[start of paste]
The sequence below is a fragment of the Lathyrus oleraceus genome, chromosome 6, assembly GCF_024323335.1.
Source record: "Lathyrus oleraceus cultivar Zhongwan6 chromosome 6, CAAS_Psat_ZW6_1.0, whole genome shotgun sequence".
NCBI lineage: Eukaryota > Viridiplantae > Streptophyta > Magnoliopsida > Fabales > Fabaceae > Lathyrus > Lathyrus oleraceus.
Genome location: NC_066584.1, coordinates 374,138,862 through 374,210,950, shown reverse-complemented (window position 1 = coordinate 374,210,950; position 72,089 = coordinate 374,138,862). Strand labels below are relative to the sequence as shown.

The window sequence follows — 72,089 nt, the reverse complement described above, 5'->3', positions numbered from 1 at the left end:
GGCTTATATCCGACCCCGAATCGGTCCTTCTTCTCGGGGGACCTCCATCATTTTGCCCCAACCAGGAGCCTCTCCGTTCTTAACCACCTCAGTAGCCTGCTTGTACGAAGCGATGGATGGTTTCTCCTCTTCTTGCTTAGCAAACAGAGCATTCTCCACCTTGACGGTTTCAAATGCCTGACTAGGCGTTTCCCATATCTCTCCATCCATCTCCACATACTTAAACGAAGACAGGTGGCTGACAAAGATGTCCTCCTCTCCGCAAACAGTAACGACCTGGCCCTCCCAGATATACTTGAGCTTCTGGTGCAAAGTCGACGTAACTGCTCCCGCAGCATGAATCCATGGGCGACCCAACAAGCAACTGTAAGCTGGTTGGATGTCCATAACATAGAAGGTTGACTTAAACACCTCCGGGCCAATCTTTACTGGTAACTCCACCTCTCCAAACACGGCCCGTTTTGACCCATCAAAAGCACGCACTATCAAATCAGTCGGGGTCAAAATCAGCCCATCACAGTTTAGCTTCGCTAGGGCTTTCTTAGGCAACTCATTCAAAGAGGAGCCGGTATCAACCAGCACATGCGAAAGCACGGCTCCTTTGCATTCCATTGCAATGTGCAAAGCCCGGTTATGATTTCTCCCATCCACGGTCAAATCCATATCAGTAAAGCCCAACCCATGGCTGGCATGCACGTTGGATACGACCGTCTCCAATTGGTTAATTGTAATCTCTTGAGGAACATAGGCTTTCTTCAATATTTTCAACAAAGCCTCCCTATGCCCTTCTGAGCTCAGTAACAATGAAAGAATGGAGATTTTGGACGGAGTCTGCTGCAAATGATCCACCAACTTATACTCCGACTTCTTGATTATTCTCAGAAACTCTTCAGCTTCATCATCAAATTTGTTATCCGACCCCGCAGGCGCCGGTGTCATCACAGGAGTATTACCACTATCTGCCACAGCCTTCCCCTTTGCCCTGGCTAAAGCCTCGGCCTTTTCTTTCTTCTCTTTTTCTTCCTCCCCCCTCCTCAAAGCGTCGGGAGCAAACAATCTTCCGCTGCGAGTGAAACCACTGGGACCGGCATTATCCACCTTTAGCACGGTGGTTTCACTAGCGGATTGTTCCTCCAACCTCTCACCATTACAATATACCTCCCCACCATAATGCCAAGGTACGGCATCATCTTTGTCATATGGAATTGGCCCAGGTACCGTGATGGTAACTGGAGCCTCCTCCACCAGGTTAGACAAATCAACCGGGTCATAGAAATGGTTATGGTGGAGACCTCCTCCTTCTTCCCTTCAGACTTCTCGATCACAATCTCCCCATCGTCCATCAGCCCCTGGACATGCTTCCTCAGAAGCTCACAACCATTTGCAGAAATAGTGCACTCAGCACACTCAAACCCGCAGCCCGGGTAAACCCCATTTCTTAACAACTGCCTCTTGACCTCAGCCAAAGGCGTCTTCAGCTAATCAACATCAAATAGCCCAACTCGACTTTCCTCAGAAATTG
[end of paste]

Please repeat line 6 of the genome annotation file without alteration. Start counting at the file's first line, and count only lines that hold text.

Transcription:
GGCTTATATCCGACCCCGAATCGGTCCTTCTTCTCGGGGGACCTCCATCATTTTGCCCCAACCAGGAGCCTCTCCGTTCTTAACCACCTCAGTAGCCTGCTTGTACGAAGCGATGGATGGTTTCTCCTCTTCTTGCTTAGCAAACAGAGCATTCTCCACCTTGACGGTTTCAAATGCCTGACTAGGCGTTTCCCATATCTCTCCATCCATCTCCACATACTTAAACGAAGACAGGTGGCTGACAAAGATGTCCTCCTCTCCGCAAACAGTAACGACCTGGCCCTCCCAGATATACTTGAGCTTCTGGTGCAAAGTCGACGTAACTGCTCCCGCAGCATGAATCCATGGGCGACCCAACAAGCAACTGTAAGCTGGTTGGATGTCCATAACATAGAAGGTTGACTTAAACACCTCCGGGCCAATCTTTACTGGTAACTCCACCTCTCCAAACACGGCCCGTTTTGACCCATCAAAAGCACGCACTATCAAATCAGTCGGGGTCAAAATCAGCCCATCACAGTTTAGCTTCGCTAGGGCTTTCTTAGGCAACTCATTCAAAGAGGAGCCGGTATCAACCAGCACATGCGAAAGCACGGCTCCTTTGCATTCCATTGCAATGTGCAAAGCCCGGTTATGATTTCTCCCATCCACGGTCAAATCCATATCAGTAAAGCCCAACCCATGGCTGGCATGCACGTTGGATACGACCGTCTCCAATTGGTTAATTGTAATCTCTTGAGGAACATAGGCTTTCTTCAATATTTTCAACAAAGCCTCCCTATGCCCTTCTGAGCTCAGTAACAATGAAAGAATGGAGATTTTGGACGGAGTCTGCTGCAAATGATCCACCAACTTATACTCCGACTTCTTGATTATTCTCAGAAACTCTTCAGCTTCATCATCAAATTTGTTATCCGACCCCGCAGGCGCCGGTGTCATCACAGGAGTATTACCACTATCTGCCACAGCCTTCCCCTTTGCCCTGGCTAAAGCCTCGGCCTTTTCTTTCTTCTCTTTTTCTTCCTCCCCCCTCCTCAAAGCGTCGGGAGCAAACAATCTTCCGCTGCGAGTGAAACCACTGGGACCGGCATTATCCACCTTTAGCACGGTGGTTTCACTAGCGGATTGTTCCTCCAACCTCTCACCATTACAATATACCTCCCCACCATAATGCCAAGGTACGGCATCATCTTTGTCATATGGAATTGGCCCAGGTACCGTGATGGTAACTGGAGCCTCCTCCACCAGGTTAGACAAATCAACCGGGTCATAGAAATGGTTATGGTGGAGACCTCCTCCTTCTTCCCTTCAGACTTCTCGATCACAATCTCCCCATCGTCCATCAGCCCCTGGACATGCTTCCTCAGAAGCTCACAACCATTTGCAGAAATAGTGCACTCAGCACACTCAAACCCGCAGCCCGGGTAAACCCCATTTCTTAACAACTGCCTCTTGACCTCAGCCAAAGGCGTCTTCAGCTAATCAACATCAAATAGCCCAACTCGACTTTCCTCAGAAATTG